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Jonathan Harris

  • 8
  • reviews
  • 11
  • helpful votes
  • 12
  • ratings
  • War and Peace

  • By: Leo Tolstoy
  • Narrated by: Frederick Davidson
  • Length: 61 hrs and 6 mins
  • Unabridged
  • Overall
    4 out of 5 stars 2,533
  • Performance
    4 out of 5 stars 1,866
  • Story
    4 out of 5 stars 1,829

Often called the greatest novel ever written, War and Peace is at once an epic of the Napoleonic wars, a philosophical study, and a celebration of the Russian spirit. Tolstoy's genius is clearly seen in the multitude of characters in this massive chronicle, all of them fully realized and equally memorable.

  • 5 out of 5 stars
  • A Work of genius

  • By James on 02-13-06

A little dry in the middle but a good read overall.

Overall
4 out of 5 stars
Performance
5 out of 5 stars
Story
3 out of 5 stars

Reviewed: 02-17-18

Tolstoy seems to be using a very long story to make the point that history is complicated and moves in a fashion that is influenced by a force that cannot be quite perceived.

  • George Washington

  • A Biography
  • By: John R. Alden
  • Narrated by: Grover Gardner
  • Length: 11 hrs and 19 mins
  • Unabridged
  • Overall
    4 out of 5 stars 79
  • Performance
    3.5 out of 5 stars 54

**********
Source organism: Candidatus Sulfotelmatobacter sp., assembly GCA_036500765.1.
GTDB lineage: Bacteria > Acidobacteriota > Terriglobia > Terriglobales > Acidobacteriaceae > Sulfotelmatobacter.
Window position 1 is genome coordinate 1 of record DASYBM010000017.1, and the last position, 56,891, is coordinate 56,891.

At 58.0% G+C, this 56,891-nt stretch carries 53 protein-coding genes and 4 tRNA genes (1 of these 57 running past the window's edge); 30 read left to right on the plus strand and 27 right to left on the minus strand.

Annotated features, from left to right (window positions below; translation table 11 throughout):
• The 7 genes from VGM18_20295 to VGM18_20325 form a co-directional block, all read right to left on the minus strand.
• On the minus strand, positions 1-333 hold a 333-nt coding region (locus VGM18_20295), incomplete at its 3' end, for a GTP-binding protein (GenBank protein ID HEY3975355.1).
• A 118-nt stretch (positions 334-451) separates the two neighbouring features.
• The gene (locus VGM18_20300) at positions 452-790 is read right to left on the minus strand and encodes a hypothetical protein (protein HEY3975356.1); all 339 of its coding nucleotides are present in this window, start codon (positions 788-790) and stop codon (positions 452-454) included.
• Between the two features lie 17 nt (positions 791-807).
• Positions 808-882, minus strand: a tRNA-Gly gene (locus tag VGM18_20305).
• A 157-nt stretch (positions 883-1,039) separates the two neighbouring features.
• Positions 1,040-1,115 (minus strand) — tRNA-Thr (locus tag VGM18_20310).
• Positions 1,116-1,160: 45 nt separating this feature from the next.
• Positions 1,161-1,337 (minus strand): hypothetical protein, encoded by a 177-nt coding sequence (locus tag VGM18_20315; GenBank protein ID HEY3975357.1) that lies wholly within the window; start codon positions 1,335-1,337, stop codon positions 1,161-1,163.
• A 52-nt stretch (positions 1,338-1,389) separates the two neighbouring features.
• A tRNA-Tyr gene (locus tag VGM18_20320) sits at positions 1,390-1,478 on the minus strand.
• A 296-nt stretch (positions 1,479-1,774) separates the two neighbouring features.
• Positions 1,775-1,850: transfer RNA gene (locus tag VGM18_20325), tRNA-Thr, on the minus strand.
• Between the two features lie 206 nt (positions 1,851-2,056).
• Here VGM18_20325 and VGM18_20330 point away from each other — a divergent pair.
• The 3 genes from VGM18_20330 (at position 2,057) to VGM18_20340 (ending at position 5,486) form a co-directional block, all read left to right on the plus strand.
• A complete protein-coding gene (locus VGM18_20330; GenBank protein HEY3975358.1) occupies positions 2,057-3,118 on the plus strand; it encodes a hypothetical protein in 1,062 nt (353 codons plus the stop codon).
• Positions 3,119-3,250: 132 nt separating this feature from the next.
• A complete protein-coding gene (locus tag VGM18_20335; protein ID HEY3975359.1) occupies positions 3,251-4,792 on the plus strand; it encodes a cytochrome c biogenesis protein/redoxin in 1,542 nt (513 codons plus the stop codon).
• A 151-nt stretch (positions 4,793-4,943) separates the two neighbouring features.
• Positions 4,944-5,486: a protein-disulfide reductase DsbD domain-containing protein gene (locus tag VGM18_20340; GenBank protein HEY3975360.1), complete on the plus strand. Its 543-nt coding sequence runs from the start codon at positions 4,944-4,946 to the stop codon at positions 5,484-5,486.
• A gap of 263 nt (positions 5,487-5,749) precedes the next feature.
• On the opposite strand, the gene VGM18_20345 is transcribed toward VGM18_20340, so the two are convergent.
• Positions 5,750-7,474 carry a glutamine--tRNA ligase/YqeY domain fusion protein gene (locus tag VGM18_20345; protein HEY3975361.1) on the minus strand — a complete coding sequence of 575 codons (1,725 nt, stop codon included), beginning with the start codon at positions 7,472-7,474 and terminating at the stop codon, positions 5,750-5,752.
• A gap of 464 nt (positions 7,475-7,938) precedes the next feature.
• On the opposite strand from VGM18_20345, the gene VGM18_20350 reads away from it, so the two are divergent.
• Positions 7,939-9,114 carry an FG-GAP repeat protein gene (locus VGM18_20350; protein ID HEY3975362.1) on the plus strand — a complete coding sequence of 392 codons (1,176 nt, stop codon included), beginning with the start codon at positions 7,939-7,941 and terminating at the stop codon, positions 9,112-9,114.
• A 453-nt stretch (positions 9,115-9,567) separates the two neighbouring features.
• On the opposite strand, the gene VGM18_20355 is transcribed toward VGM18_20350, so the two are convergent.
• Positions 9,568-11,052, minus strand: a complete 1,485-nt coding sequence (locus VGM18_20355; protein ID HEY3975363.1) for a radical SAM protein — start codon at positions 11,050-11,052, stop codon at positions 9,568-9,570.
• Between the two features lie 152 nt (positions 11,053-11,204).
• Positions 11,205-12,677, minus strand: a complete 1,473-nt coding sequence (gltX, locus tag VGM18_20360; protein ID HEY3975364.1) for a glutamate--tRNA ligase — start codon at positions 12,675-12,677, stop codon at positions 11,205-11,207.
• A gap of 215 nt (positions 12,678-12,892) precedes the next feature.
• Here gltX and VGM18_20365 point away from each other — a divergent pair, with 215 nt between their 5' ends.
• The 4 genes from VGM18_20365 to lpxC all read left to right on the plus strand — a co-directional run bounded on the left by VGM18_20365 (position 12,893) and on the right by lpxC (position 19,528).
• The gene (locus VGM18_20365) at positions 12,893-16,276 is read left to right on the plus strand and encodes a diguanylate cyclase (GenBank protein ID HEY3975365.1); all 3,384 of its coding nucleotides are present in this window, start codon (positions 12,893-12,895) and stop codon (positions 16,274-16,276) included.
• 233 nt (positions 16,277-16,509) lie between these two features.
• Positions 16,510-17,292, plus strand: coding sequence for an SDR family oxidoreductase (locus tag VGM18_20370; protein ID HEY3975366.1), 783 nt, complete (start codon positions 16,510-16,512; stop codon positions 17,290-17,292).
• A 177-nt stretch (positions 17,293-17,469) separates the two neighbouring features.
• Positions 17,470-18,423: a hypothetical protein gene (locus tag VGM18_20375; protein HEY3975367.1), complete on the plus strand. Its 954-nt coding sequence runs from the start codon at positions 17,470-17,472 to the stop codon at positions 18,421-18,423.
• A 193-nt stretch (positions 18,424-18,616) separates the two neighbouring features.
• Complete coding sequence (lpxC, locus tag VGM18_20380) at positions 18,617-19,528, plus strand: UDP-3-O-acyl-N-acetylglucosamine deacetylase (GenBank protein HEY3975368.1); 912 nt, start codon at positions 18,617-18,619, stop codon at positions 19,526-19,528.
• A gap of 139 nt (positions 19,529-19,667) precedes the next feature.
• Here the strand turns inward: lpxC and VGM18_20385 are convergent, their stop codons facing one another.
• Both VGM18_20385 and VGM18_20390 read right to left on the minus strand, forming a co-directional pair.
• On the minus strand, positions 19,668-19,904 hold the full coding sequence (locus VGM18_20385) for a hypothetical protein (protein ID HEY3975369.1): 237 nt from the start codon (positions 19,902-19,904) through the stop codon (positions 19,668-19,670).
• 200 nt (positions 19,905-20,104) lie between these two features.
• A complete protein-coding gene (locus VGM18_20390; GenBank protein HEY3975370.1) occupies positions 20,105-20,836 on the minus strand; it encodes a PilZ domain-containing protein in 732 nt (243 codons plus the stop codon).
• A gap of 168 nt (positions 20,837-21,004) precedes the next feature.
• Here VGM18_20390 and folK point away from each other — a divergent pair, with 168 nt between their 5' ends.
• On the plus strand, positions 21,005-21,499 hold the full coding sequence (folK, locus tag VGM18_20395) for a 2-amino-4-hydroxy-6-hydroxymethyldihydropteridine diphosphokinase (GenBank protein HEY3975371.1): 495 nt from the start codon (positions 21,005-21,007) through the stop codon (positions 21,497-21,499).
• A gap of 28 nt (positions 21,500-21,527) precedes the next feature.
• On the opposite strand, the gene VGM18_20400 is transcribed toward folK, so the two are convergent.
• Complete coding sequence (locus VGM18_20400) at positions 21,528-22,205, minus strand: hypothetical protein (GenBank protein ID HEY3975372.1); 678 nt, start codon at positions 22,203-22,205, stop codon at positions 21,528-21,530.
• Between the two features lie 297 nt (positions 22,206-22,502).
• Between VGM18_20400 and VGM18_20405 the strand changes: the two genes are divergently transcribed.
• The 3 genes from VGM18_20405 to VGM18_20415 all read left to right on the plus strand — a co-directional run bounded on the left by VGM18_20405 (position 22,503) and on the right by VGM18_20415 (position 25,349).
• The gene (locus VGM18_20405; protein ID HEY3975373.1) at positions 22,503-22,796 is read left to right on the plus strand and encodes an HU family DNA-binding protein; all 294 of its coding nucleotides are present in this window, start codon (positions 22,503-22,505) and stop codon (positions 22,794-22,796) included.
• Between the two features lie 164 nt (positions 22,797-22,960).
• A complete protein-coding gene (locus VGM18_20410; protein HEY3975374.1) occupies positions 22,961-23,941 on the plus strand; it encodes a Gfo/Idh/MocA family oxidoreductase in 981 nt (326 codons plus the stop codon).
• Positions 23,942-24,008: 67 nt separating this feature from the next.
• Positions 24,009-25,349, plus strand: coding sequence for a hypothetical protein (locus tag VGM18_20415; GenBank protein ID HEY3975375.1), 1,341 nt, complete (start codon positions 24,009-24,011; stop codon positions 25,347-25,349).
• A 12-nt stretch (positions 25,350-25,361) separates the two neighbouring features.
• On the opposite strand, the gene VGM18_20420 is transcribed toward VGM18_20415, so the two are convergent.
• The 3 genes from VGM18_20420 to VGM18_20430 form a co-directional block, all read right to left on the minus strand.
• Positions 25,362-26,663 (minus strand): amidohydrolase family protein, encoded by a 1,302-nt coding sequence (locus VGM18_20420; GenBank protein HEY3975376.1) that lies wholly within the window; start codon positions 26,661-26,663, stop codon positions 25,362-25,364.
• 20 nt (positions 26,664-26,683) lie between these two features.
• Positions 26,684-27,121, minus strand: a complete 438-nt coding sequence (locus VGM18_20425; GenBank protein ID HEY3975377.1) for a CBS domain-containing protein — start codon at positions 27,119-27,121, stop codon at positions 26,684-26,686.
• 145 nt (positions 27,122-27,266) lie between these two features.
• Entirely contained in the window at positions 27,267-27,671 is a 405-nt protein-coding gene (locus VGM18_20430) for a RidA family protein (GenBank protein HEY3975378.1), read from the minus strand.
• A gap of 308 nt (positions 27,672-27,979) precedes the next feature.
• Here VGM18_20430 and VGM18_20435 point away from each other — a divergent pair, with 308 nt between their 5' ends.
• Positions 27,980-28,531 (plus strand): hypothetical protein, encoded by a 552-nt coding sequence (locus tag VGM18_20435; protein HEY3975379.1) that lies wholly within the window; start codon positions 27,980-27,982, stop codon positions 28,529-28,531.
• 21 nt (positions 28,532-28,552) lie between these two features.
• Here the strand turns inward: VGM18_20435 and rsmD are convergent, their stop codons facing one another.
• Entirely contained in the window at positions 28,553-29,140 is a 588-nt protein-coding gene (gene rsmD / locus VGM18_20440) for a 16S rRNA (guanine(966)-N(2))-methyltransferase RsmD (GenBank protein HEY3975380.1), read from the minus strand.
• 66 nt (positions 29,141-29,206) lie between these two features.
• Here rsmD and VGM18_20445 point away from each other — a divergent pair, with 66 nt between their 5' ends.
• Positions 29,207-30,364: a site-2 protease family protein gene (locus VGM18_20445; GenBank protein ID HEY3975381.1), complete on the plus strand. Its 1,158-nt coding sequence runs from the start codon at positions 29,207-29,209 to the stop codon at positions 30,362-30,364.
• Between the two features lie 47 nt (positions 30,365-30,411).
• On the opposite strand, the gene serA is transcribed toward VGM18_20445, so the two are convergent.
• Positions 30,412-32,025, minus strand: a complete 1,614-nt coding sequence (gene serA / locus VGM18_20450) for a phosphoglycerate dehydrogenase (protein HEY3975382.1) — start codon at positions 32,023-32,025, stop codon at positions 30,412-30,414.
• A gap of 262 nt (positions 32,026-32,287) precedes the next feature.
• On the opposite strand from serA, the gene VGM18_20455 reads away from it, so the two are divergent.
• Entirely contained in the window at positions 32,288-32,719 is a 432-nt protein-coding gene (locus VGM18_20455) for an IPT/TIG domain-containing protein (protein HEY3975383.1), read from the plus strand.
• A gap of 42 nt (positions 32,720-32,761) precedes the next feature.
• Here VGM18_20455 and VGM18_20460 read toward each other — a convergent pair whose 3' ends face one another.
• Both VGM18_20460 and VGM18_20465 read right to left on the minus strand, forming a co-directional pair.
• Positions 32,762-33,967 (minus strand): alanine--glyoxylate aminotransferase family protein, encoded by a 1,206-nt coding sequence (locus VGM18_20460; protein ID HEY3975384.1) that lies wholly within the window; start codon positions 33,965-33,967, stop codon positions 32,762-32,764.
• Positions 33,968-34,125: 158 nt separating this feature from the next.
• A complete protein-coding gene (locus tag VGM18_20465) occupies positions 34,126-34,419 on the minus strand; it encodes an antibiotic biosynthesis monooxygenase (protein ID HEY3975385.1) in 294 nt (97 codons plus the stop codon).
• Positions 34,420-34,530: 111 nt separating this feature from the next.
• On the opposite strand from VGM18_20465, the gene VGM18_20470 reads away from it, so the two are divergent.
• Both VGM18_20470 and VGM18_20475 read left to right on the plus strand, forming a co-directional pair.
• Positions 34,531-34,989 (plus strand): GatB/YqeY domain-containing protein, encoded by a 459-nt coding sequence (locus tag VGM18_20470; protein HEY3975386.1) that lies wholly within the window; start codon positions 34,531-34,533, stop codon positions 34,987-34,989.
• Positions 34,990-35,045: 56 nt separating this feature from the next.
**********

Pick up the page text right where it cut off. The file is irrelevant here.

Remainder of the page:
• Story
    4 out of 5 stars 52

This extraordinary one-volume biography vividly portrays the unbreakable link between George Washington and the nation he helped create, defend, and govern. From his military career's beginnings with the Virginia Regiment, here is the exceptional decisiveness that led him to fire the opening shots in the 1754 war between England and France, the unshakable determination which, in the darkest winter of the American Revolution, demanded total victory and yielded to nothing less.

  • 4 out of 5 stars
  • Man of Integrity

  • By Brenda on 08-27-06

Leaves much to be desired

Overall
2 out of 5 stars
Performance
3 out of 5 stars
Story
2 out of 5 stars

Reviewed: 12-20-17

When I read a biography I like to feel that I have come to know the person that I am reading about. I still do not feel like I know Washington. The book is fairly written, and the biases of the author certainly do come out especially in the later part of the book. I could tell that the author was not too keen on the south, and wished to secure Washington for the federalists. Also, there seems to be an unbalanced focus on diplomacy, and a lack of focus on Washington himself. I do not think I would recommend this book though I did glean a few things from it.